Location: Sustainable Perennial Crops LaboratoryTitle: Heavy metal accumulations in cacao (Theobroma cacao L.) leaves and cocoa beans grown at three main cacao growing regions of Peru
|AREVALO-GARDINI, E - Tropical Crop Institute (ICT)|
|AREVALO-HERNANDEZ, CI - Tropical Crop Institute (ICT)|
|HE, Z - University Of Florida|
Submitted to: Science of the Total Environment
Publication Type: Peer Reviewed Journal
Publication Acceptance Date: 6/15/2017
Publication Date: 7/20/2017
Citation: Arevalo-Gardini, E., Arevalo-Hernandez, C., Baligar, V.C., He, Z. 2017. Heavy metal accumulations in cacao (Theobroma cacao L.) leaves and cocoa beans grown at three main cacao growing regions of Peru. Science of the Total Environment. 17(2):410-428.
Interpretive Summary: Peru is one of the leading exporters of organic cacao beans and success of export significantly influenced by quality of cacao beans. However, the accumulation of heavy metals in cacao beans represents a considerable problem for the cacao bean quality. Accumulation of these heavy metals in cacao beans results in considerable reduction in market value of this crop and drastically affects the economic wellbeing of resource poor cacao farmers. In this paper we report the range of heavy metals (Cd, Cr, Cu, Fe, Mn, Ni, Pb, Zn) concentrations in leaf and beans of cacao grown on 70 farms in northern and central regions of Peru. The results show that the mean values of heavy metals with exception of Cd in leaf and bean samples were below the critical limits; however high levels of Cd in bean and leaf samples were found in cacao grown in Amazonas, Piura, San Martin, and Tumbes, districts of Peru. This information will be of use to farmers to avoid these regions with high levels of soil Cd. A better understanding of soil chemical properties and levels of these heavy metals will help to reduce their toxic levels in cacao beans.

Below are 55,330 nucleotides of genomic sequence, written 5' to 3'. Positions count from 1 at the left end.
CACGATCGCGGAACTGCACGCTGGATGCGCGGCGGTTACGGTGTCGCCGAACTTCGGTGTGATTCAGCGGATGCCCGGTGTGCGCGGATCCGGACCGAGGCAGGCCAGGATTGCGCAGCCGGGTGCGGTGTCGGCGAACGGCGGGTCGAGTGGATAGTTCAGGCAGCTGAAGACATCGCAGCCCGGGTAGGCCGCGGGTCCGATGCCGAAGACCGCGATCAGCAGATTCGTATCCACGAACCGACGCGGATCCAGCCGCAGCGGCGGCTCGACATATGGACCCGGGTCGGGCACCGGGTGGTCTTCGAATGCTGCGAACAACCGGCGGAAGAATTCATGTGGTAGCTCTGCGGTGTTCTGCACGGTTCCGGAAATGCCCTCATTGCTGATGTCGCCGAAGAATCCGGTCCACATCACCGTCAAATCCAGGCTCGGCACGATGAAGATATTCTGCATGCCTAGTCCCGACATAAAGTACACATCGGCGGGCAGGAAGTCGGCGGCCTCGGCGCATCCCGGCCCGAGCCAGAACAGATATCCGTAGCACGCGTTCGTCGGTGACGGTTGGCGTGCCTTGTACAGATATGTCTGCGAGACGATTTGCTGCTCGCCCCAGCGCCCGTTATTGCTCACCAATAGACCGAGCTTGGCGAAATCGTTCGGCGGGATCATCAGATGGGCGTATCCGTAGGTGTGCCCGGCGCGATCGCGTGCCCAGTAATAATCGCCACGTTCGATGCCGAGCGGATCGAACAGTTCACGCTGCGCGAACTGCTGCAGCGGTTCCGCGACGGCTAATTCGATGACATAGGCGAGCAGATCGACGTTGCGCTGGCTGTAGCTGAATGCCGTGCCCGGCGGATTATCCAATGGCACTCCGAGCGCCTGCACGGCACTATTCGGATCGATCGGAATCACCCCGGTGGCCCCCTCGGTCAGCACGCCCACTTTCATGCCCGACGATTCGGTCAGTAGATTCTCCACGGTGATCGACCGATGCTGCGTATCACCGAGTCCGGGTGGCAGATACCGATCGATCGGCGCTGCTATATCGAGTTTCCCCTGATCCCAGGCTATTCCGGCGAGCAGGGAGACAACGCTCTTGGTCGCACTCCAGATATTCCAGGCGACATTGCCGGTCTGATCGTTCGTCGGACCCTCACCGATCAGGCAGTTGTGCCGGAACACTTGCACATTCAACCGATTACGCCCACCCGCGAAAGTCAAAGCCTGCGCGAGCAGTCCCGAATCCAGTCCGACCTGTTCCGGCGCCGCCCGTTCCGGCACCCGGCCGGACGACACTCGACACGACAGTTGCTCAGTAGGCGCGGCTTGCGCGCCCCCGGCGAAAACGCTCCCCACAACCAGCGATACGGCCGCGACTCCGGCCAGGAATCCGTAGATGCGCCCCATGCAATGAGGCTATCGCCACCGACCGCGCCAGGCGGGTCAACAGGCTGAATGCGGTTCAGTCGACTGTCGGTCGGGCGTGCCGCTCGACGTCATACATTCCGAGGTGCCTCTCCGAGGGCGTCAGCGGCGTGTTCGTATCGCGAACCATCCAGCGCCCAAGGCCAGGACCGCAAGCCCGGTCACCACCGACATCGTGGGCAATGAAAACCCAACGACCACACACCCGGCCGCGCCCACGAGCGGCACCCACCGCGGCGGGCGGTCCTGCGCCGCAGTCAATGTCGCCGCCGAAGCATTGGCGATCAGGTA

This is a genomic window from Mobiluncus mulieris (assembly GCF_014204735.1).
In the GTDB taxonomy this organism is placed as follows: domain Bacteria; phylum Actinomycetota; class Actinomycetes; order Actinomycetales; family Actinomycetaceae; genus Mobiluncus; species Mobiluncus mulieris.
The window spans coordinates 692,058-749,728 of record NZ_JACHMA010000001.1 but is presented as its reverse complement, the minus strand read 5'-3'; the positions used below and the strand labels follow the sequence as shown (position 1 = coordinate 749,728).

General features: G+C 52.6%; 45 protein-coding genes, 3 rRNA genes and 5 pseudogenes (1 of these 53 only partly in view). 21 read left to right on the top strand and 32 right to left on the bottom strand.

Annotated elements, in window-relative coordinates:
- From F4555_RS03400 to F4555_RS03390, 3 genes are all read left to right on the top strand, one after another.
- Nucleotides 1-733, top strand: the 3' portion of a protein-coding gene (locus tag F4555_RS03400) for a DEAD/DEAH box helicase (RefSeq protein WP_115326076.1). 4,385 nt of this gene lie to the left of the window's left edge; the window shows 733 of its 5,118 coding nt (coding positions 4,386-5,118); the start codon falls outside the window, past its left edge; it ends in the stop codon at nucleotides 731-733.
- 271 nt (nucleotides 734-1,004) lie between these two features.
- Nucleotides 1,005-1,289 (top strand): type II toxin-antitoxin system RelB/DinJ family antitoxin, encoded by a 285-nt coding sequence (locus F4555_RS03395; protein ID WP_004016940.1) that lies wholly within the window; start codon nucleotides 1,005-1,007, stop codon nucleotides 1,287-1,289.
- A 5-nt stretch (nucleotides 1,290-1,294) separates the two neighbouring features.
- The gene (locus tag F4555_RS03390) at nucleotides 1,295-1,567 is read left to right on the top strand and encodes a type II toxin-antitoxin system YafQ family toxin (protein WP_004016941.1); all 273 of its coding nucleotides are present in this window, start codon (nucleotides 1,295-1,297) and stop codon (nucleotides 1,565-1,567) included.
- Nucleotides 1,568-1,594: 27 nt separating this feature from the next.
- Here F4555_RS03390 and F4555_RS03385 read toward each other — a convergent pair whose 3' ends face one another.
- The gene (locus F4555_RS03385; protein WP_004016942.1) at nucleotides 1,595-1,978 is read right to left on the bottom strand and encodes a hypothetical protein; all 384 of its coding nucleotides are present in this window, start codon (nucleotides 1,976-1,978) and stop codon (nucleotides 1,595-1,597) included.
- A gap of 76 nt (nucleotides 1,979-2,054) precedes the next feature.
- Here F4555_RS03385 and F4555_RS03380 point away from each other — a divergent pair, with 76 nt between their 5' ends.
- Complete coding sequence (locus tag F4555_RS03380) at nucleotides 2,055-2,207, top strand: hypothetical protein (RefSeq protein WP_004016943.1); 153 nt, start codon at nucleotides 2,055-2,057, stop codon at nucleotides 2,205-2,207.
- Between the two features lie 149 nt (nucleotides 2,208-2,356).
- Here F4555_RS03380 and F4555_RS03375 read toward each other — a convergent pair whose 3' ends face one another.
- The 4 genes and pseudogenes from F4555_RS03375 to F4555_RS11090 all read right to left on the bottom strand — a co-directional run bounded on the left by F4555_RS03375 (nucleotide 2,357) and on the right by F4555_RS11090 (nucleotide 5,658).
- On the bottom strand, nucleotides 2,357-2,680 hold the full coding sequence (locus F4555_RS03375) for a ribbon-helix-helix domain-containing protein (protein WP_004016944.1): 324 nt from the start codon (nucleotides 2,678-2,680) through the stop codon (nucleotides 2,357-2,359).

Technical Abstract: Peru is one of the leading exporters of organic cocoa beans in the world. However, the accumulation of heavy metals in cacao beans represents a considerable quality problem. The aim of this study was to investigate the distribution and accumulation of heavy metals in cacao plants grown at three different cacao growing regions of Peru. The study was conducted in cacao plantations with trees ranging from 10 to 15 years old located in multiple districts in three regions of Peru: North (Tumbes, Piura, Cajamarca, and Amazonas); Center (Huánuco, San Martin and Junín) and South (Cuzco). Samples of leaf and cacao beans were collected from 70 cacao plantations, and at each location, the cacao genotype or variety sampled was recorded. The concentrations of Cd, Cr, Cu, Fe, Mn, Ni, Pb, Zn in the leaves and beans were determined by atomic absorption spectrophotometer. Heavy metals assessments were below critical limits except for the presence of high levels of Cd in cacao grown in these districts Amazonas, Piura, San Martin, and Tumbes. Genotypic differences for high and low levels of Cd accumulation in cacao leaves and cacao beans could be exploited by grafting plants to reduce Cd risks. When correlating concentration of trace elements in leaves and beans, significant effects were found, indicating that the use of Zn for Cd mitigation is not advisable, and care should be taken with Zn deficiencies and high Mn and Ni applications.